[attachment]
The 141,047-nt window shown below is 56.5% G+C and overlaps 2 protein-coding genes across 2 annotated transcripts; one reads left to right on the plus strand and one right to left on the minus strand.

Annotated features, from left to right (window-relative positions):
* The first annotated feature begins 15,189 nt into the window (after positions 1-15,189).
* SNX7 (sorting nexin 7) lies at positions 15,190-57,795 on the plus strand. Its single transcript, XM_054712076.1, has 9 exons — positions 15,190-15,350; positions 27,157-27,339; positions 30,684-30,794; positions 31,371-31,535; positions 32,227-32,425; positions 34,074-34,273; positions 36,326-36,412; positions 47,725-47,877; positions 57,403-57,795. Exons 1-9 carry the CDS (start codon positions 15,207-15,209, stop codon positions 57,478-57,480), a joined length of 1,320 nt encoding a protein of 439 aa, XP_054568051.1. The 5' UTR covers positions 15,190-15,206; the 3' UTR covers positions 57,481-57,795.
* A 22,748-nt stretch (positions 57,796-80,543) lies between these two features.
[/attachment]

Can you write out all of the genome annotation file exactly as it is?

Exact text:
The 141,047-nt window shown below is 56.5% G+C and overlaps 2 protein-coding genes across 2 annotated transcripts; one reads left to right on the plus strand and one right to left on the minus strand.

Annotated features, from left to right (window-relative positions):
* The first annotated feature begins 15,189 nt into the window (after positions 1-15,189).
* SNX7 (sorting nexin 7) lies at positions 15,190-57,795 on the plus strand. Its single transcript, XM_054712076.1, has 9 exons — positions 15,190-15,350; positions 27,157-27,339; positions 30,684-30,794; positions 31,371-31,535; positions 32,227-32,425; positions 34,074-34,273; positions 36,326-36,412; positions 47,725-47,877; positions 57,403-57,795. Exons 1-9 carry the CDS (start codon positions 15,207-15,209, stop codon positions 57,478-57,480), a joined length of 1,320 nt encoding a protein of 439 aa, XP_054568051.1. The 5' UTR covers positions 15,190-15,206; the 3' UTR covers positions 57,481-57,795.
* A 22,748-nt stretch (positions 57,796-80,543) lies between these two features.